Toowoomba’s residents have a fairly typical age profile, with the median age of 37 matching the state average. The marriage rate is slightly higher than normal, reflected by the city’s popularity among retired people and young families. At the time of the 2016 census it was shown that 31.7 percent of Toowoomba’s population were in some form of educational institute and of that, 19.6 percent were achieving a tertiary of technical degree. A very high percentage of residents were born in Australia, and 3.9 percent are of Aboriginal or Torres Strait Islander ancestry.
Toowoomba has a lively LGBT scene with some well-established venues and regular events.
Health care in Toowoomba is provided by a number of medical centres including:
- 7SPRINGS HEALTH + Dental
- Bakers Family Medical Centre
- Carbal Medical Services
- The Doctors on Erin Street
- Dr John Heinrich
- East Toowoomba Clinic
- Goolburri Aboriginal Health Advancement
- GPs on Curzon
- Grand Central Medical Centre
- Hooper Medical Centre
- Iona Medical Centre
- James Neil Medical
- Leichhardt House Medical Centre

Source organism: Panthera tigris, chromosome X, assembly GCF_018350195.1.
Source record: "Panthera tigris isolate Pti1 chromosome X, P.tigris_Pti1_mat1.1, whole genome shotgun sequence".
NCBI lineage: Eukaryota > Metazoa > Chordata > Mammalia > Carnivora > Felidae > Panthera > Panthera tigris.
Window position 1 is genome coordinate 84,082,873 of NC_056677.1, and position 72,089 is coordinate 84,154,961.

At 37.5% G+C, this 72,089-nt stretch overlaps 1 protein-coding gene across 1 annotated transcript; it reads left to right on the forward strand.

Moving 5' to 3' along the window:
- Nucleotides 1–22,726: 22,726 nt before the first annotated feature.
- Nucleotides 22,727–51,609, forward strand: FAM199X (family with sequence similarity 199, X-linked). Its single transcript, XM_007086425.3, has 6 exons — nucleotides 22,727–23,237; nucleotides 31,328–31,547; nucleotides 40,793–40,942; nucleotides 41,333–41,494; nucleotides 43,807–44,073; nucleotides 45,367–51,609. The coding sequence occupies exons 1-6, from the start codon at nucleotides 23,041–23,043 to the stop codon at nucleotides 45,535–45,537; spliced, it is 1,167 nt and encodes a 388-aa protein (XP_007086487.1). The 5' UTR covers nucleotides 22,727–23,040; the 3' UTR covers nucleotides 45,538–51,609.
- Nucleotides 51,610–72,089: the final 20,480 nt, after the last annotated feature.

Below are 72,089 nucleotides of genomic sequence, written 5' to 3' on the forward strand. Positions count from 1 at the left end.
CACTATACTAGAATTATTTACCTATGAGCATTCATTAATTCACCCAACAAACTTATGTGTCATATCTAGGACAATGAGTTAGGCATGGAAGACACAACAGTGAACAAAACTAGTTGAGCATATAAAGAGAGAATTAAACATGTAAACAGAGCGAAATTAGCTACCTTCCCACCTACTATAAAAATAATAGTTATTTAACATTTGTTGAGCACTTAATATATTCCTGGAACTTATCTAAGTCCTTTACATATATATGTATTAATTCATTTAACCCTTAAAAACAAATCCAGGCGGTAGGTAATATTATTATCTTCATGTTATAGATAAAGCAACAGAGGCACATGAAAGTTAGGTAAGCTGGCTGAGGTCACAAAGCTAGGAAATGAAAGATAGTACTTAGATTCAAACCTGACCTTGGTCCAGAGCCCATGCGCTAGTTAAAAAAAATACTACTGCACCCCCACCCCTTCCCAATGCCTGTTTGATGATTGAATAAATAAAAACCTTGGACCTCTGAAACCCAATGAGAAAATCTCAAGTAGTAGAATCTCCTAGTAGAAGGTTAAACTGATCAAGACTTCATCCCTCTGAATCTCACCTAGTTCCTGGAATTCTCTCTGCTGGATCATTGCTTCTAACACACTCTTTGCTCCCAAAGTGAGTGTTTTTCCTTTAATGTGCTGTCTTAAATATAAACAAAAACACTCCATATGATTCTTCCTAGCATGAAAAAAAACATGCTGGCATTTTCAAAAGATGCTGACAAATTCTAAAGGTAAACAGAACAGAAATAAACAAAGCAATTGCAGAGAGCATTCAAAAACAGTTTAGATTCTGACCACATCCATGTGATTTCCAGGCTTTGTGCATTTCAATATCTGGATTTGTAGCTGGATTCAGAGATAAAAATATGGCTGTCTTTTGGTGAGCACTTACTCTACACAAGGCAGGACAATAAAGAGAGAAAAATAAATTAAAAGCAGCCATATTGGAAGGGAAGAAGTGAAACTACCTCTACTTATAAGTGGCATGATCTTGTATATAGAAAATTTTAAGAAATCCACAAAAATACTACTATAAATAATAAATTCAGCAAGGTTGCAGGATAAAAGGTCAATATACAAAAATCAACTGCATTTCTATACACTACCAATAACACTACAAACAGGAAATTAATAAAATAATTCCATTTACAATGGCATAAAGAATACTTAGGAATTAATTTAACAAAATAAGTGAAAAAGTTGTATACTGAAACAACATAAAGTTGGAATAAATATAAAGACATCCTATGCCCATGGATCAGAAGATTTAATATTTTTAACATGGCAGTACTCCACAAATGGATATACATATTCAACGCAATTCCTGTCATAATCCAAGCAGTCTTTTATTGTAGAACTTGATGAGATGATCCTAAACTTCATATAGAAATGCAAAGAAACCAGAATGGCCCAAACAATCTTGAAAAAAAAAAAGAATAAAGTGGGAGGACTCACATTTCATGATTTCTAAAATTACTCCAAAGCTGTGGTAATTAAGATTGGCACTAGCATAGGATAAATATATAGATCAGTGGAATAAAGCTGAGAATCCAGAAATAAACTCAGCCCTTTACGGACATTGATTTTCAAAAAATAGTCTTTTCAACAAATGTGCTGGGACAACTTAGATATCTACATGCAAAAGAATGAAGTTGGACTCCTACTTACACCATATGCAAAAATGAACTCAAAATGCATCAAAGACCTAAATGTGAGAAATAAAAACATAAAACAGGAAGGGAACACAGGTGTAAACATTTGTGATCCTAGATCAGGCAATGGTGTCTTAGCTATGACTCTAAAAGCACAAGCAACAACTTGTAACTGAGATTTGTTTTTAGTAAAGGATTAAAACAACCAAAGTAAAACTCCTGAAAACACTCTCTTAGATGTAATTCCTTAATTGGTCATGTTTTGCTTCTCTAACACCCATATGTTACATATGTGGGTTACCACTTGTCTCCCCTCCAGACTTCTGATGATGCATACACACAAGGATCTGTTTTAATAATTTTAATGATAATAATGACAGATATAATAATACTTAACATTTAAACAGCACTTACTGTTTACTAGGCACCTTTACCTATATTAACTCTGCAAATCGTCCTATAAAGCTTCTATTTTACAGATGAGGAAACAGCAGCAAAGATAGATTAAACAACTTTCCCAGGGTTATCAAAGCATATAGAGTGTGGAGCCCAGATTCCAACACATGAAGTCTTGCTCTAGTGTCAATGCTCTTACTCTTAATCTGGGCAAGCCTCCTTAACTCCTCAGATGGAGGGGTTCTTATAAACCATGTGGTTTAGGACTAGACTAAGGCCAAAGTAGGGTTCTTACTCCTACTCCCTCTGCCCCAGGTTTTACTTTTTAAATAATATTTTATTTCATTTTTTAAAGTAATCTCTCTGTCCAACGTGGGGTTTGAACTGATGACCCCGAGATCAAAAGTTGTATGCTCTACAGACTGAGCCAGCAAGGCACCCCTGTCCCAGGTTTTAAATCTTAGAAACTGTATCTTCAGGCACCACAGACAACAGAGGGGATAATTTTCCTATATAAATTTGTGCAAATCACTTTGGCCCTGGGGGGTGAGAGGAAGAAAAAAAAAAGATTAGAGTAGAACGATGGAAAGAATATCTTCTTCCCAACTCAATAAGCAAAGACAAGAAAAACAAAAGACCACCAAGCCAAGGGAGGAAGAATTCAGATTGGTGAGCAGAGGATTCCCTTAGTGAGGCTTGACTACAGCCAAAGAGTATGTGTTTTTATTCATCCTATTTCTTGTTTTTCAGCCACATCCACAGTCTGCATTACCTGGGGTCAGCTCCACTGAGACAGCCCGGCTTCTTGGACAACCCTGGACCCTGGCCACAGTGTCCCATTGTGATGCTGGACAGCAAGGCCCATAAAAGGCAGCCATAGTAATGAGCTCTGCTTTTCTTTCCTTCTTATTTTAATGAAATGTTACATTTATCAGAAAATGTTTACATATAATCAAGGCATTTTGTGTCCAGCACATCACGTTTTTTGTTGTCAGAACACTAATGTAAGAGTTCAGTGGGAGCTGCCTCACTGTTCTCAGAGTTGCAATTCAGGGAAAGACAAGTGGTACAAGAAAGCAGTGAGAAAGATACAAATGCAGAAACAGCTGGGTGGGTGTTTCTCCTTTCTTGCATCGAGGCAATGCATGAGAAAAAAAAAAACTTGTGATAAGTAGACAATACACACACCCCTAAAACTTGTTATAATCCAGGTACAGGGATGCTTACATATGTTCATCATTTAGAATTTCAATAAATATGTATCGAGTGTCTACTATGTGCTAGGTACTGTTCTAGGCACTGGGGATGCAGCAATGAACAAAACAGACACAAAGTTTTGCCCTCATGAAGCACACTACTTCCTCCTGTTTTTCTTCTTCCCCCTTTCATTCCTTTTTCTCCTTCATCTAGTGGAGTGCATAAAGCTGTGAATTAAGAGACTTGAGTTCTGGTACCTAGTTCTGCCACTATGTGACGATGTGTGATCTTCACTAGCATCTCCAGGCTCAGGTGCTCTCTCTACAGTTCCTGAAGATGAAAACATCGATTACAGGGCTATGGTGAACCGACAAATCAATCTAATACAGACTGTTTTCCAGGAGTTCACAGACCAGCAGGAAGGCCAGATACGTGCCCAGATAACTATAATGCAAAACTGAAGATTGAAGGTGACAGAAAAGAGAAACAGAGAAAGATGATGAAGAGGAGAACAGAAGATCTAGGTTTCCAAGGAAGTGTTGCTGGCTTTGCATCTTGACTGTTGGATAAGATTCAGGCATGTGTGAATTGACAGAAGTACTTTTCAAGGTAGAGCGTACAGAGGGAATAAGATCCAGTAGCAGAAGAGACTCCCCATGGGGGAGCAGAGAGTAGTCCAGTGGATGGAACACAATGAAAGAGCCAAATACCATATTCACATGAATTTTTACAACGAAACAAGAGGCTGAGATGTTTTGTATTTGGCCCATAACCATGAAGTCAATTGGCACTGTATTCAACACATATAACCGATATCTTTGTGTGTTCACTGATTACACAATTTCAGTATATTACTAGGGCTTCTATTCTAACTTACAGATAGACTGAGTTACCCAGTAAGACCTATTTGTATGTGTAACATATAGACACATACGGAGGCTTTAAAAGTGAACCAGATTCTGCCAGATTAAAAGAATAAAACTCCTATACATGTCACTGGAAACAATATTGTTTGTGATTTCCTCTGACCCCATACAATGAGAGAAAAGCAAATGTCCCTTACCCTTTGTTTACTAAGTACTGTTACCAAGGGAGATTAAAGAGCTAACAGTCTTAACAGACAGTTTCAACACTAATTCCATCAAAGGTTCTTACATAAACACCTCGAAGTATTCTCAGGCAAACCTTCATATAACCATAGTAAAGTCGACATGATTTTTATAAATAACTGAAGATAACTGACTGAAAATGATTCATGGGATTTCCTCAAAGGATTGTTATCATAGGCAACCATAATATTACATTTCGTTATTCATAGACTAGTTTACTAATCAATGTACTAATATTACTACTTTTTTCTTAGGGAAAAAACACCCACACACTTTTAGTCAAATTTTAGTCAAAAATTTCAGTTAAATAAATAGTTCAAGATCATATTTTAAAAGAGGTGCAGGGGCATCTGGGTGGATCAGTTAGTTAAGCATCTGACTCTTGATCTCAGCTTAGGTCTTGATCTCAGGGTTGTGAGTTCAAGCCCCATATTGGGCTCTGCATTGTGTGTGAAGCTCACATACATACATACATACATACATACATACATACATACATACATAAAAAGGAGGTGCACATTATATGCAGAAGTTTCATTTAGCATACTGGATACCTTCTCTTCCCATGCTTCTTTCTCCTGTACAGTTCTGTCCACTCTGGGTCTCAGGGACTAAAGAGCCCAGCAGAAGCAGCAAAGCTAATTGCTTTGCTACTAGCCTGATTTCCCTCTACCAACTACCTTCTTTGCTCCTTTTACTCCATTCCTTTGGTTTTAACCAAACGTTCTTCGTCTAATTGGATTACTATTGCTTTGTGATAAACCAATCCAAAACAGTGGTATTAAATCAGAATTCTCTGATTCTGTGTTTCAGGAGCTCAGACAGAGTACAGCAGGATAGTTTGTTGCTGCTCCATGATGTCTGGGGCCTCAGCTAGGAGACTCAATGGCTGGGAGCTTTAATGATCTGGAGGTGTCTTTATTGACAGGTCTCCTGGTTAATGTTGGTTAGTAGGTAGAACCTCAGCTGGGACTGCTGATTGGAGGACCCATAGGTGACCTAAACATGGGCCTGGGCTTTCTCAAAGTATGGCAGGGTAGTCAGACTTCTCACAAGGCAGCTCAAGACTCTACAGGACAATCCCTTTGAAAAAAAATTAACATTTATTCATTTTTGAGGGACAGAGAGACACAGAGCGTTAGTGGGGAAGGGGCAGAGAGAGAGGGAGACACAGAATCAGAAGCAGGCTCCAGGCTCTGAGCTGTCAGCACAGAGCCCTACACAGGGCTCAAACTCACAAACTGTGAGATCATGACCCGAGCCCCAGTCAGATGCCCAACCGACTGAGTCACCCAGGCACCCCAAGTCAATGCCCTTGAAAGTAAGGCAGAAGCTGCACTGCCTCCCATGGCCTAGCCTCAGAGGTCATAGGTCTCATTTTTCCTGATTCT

- Lindsay Street Medical Centre
- Mackenzie House Medical Centre
- Mary Street Family Practice
- Medici Medical Centre
- Middle Ridge Family Practice
- North Point Medical Centre
- Platinum Health Group
- The Range Medical Centre
- Shieldaig Medical Centre
- St Andrew’s Toowoomba Medical Centre
- Toowoomba Medical Centre
- Toowoomba Medical and Dental Centre
- Toowoomba Specialist Centre
- Westbrook Medical Centre
- West Toowoomba Medical Centre
- Westridge Medical Centre
- Wilsonton Medical Centre
In addition to these centres, there are four hospitals in Toowoomba: Toowoomba Hospital, St Vincent’s Private Hospital, St Andrew’s Hospital, and Darling Downs Hospital and Health Service. Outside of dermatology provided by the Skin Cancer Clinic of Toowoomba and the Darling Downs Skin Cancer Clinic, and mental health services provided by Grand Central Medical Centre, the three hospitals provide a range of health services including;
- Intensive Care
- Geriatric Adult Rehabilitation
- Perioperative Services
- Stomal Therapy & Wound Management
- ECG, EEG, Stress testing
- Infection Control
- Medical Imaging (CT, X-ray, Angiography, Ultrasound, Echocardiography)
- Blood Bank
- Occupational Therapy
- Speech Pathology